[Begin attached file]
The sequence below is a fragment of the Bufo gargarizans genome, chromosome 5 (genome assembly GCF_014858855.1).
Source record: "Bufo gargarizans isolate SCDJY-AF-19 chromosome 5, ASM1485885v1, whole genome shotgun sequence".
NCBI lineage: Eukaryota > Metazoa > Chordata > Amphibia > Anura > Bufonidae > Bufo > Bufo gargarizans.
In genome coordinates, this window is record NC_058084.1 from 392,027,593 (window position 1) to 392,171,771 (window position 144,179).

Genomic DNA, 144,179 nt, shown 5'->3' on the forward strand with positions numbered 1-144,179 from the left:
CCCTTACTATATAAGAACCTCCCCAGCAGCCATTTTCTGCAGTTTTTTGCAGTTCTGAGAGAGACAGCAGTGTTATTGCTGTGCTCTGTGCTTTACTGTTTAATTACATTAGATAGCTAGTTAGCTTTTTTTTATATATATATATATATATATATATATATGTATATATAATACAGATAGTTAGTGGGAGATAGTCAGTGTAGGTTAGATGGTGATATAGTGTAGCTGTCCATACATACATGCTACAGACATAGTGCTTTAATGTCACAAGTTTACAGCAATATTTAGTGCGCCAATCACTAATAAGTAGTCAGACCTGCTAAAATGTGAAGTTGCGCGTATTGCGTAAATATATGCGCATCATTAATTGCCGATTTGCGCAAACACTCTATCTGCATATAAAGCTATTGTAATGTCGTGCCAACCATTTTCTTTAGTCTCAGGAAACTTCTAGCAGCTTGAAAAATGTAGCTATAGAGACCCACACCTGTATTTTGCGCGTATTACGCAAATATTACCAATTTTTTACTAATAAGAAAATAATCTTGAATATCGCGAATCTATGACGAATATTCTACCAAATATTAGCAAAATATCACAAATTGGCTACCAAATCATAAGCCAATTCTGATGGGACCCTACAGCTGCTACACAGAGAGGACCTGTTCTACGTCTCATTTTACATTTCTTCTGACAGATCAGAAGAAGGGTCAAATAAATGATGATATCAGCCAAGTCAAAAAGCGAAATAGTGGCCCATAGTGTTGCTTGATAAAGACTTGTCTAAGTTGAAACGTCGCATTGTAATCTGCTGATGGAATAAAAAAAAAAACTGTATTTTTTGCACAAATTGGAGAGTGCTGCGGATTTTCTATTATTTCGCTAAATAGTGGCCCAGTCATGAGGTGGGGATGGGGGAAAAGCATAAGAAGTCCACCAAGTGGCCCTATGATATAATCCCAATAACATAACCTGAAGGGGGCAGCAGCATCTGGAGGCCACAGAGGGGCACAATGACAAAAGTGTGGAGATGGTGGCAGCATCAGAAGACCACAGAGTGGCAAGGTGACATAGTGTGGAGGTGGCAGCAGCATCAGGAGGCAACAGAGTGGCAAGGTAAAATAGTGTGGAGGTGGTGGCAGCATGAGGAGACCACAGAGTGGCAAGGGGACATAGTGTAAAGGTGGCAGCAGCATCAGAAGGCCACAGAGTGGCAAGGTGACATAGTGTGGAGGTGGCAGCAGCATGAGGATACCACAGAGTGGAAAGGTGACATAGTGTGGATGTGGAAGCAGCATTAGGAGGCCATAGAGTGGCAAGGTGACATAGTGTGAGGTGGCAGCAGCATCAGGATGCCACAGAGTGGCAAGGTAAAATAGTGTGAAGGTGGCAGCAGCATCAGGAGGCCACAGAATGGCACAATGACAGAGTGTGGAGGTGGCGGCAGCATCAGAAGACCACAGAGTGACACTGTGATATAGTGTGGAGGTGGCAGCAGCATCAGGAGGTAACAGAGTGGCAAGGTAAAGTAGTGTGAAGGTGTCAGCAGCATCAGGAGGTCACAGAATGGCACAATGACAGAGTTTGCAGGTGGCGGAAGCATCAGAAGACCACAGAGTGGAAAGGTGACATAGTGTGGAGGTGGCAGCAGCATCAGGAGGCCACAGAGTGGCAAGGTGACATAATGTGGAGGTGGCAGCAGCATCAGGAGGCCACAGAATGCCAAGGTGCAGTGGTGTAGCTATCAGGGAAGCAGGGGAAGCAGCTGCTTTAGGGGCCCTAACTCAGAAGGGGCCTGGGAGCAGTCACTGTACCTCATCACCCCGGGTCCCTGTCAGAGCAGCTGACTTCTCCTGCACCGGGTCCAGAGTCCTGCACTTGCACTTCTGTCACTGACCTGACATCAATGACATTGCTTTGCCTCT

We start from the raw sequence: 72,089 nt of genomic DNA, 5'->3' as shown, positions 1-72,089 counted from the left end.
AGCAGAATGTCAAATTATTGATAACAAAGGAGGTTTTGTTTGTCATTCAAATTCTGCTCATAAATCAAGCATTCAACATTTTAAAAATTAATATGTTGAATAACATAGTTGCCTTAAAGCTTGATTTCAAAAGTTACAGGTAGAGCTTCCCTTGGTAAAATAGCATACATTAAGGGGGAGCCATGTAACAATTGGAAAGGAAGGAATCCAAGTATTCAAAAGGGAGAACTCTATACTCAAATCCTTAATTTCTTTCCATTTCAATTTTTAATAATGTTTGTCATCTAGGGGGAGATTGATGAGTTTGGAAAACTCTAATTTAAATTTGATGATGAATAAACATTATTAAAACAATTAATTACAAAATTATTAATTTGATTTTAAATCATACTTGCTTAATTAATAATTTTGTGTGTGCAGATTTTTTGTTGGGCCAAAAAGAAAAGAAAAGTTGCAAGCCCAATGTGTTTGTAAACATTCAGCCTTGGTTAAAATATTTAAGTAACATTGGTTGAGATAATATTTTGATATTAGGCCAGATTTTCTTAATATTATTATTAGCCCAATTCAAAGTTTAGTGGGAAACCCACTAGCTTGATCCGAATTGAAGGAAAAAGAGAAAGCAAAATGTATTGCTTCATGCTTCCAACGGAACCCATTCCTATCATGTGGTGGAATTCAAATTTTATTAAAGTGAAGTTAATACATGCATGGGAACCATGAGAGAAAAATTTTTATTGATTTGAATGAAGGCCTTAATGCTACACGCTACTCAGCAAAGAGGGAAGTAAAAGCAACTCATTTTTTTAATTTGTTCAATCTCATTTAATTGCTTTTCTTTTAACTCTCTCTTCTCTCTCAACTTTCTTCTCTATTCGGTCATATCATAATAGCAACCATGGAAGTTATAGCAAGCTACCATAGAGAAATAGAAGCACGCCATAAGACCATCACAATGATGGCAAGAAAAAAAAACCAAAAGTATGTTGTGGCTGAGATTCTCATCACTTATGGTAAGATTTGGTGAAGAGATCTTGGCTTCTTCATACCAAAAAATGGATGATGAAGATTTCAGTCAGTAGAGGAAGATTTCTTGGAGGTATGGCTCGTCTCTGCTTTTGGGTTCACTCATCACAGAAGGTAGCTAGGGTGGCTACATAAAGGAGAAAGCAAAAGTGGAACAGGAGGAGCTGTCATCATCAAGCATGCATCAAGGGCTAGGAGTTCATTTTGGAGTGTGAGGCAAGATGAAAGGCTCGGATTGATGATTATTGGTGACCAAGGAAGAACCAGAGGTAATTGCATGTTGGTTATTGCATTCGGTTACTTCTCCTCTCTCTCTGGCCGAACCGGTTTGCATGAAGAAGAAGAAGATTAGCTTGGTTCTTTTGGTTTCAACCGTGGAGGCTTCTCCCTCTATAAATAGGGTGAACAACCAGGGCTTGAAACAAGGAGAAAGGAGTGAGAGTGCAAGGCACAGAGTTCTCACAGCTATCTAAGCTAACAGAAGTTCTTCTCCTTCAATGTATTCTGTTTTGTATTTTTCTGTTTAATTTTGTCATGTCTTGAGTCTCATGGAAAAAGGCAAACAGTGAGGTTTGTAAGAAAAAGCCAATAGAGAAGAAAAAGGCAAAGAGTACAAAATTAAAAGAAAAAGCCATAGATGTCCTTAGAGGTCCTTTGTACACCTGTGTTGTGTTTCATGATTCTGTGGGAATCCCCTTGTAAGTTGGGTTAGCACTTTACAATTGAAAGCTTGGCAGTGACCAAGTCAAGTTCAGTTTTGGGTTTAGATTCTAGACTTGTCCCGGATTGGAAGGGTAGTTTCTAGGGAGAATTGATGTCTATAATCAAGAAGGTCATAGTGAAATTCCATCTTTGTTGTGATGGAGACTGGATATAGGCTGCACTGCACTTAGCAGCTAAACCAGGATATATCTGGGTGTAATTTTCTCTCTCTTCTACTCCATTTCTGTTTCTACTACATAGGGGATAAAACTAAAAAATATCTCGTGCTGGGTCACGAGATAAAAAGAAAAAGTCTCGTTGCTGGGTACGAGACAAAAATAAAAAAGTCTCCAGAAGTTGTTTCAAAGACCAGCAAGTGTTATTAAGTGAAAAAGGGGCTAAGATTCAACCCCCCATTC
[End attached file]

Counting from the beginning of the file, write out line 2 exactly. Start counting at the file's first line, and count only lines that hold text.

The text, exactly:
Source record: "Bufo gargarizans isolate SCDJY-AF-19 chromosome 5, ASM1485885v1, whole genome shotgun sequence".